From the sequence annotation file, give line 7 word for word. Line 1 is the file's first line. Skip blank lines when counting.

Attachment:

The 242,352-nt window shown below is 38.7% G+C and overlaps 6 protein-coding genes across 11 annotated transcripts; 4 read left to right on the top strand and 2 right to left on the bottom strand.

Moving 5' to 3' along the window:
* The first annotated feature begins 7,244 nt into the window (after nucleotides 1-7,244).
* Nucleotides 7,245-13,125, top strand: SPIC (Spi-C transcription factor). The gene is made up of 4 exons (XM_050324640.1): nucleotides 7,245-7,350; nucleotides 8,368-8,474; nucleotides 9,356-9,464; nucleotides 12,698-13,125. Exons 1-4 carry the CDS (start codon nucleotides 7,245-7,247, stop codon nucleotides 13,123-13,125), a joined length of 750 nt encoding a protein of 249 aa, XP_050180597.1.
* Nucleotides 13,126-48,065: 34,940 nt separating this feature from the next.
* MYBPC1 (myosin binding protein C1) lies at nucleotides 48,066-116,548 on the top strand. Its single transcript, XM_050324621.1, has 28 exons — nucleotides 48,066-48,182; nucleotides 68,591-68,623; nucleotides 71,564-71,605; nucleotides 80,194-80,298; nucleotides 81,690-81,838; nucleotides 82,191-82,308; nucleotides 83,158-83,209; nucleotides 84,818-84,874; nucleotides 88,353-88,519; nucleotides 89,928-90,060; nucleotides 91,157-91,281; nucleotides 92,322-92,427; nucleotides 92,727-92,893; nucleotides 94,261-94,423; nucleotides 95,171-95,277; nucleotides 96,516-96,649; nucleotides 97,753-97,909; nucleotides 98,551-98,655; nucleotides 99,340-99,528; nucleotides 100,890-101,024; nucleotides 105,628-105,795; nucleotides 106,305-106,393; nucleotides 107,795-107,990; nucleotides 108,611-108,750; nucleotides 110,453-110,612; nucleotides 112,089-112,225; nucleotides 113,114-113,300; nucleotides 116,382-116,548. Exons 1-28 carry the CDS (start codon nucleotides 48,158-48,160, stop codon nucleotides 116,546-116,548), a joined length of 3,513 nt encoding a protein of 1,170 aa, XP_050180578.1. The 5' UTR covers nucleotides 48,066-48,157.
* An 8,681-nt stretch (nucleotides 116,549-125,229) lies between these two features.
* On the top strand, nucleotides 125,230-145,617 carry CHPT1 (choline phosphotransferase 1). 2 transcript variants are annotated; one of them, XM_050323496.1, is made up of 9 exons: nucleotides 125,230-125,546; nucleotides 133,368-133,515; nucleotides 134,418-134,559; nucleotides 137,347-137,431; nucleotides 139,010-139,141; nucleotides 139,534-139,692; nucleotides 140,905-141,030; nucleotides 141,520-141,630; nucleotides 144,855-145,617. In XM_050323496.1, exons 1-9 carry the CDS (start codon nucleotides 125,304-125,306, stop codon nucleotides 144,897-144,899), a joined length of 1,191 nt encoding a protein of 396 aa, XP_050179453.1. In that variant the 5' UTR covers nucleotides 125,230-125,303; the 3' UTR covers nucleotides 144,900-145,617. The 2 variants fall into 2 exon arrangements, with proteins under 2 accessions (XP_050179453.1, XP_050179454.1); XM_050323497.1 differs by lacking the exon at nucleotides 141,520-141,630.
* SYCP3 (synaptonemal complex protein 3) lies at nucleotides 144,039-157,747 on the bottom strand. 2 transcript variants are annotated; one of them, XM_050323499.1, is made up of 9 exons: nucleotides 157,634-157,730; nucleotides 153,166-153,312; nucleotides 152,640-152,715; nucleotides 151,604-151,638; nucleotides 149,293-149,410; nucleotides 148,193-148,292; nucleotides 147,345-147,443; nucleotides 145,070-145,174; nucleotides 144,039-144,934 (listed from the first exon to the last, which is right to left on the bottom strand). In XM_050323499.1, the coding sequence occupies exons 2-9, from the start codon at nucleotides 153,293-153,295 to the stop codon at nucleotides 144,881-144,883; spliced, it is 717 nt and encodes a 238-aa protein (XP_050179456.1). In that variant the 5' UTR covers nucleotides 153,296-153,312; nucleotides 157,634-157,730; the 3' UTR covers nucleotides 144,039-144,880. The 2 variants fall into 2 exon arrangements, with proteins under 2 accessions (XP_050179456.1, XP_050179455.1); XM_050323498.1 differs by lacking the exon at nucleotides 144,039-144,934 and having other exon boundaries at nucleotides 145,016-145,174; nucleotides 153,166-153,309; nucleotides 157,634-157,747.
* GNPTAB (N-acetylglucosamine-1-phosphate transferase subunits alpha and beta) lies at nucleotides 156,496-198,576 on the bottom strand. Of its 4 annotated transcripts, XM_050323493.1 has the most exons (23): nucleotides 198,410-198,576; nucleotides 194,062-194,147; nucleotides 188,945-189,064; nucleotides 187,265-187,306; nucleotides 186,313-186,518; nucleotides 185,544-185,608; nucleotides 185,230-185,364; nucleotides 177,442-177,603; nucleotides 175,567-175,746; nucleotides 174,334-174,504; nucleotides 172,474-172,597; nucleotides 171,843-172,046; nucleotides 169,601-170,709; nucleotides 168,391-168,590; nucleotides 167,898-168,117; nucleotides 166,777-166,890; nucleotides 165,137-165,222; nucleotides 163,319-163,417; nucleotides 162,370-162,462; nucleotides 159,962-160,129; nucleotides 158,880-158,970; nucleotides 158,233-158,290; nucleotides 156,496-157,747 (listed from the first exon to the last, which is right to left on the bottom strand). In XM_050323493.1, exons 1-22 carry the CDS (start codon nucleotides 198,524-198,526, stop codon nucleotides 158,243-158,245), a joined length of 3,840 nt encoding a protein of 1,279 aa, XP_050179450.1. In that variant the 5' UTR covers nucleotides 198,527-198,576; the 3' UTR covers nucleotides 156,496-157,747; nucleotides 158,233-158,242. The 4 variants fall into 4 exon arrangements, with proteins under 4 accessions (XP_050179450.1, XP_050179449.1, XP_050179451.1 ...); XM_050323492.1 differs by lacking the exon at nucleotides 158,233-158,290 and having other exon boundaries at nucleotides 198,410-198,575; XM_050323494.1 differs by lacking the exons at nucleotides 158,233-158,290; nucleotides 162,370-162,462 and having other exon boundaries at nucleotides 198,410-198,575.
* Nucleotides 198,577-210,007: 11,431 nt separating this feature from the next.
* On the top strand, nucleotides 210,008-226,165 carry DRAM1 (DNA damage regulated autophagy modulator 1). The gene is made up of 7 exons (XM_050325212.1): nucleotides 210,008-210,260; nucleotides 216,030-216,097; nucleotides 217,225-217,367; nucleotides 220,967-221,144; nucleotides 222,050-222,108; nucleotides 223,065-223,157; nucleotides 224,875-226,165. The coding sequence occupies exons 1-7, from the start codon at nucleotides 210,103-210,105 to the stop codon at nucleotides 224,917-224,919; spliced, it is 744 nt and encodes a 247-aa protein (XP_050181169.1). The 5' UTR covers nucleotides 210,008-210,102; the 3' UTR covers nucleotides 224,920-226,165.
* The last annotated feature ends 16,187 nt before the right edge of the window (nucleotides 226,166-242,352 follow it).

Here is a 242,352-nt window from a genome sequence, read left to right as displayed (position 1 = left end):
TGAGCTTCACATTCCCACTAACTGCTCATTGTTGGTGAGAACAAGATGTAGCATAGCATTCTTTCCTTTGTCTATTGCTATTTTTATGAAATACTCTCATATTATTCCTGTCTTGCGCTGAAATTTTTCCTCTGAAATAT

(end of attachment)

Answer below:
* An 8,681-nt stretch (nucleotides 116,549-125,229) lies between these two features.